Yes. Under these circumstances, an EEOC investigator would determine that the employer subjected Ingrid to discrimination based on her sex (i.e., pregnancy) in violation of Title VII. Employers can violate Title VII by making assumptions about the commitment of pregnant workers or their ability to perform certain physical tasks. Title VII’s prohibition against sex discrimination includes a prohibition against employment decisions based on pregnancy, even where an employer does not discriminate against women generally. As with other sex-based stereotypes, employers are prohibited from basing an adverse employment decision on stereotypical assumptions about the effect of pregnancy on an employee’s performance, regardless of whether the employer is acting out of hostility or a belief that it is acting in the employee’s best interest.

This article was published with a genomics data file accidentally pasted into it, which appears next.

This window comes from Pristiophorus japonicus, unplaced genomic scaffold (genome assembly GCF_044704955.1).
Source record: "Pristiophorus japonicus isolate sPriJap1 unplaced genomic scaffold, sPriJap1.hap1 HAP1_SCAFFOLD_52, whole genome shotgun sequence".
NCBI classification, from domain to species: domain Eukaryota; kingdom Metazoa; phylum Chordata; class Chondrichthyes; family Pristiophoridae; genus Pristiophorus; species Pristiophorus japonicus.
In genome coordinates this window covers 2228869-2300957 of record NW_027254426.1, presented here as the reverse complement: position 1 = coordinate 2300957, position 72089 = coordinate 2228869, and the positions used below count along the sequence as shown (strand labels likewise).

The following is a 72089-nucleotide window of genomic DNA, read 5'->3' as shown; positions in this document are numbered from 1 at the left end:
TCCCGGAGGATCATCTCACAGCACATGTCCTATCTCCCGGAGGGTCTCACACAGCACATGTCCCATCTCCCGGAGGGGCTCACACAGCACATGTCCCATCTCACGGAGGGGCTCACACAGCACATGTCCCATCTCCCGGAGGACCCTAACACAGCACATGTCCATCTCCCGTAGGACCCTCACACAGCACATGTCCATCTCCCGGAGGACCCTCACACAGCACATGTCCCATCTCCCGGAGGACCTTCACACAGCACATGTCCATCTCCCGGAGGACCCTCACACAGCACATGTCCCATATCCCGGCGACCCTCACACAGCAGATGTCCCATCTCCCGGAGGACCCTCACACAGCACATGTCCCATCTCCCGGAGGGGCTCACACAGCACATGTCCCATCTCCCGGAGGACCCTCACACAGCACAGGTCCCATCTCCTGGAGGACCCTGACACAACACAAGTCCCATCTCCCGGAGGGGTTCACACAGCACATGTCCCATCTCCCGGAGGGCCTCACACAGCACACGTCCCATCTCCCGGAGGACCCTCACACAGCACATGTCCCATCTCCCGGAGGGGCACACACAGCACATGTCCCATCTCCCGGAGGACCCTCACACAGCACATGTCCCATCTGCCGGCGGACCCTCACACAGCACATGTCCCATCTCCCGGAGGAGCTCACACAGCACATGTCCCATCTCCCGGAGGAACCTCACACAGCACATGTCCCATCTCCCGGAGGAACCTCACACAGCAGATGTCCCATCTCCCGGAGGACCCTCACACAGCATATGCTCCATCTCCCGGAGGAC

Employers also should keep in mind that discrimination against a caregiver could be an issue under these circumstances and that while the federal EEO laws do not prohibit discrimination against caregivers per se, the EEOC has described circumstances where discrimination against caregivers might constitute unlawful disparate treatment under Title VII. Employers may be liable if workers with caregiving responsibilities are subjected to offensive comments or other harassment because of sex (including pregnancy) or another protected characteristic, and the conduct is sufficiently severe or pervasive to create a hostile work environment. The same legal standards that apply to other forms of harassment prohibited by the EEO statutes also apply to unlawful harassment directed at caregivers or pregnant workers.
Source: EEOC Guidance: “Unlawful Disparate Treatment of Workers with Caregiving Responsibilities,” reported in the CCH Employment Practices Guide.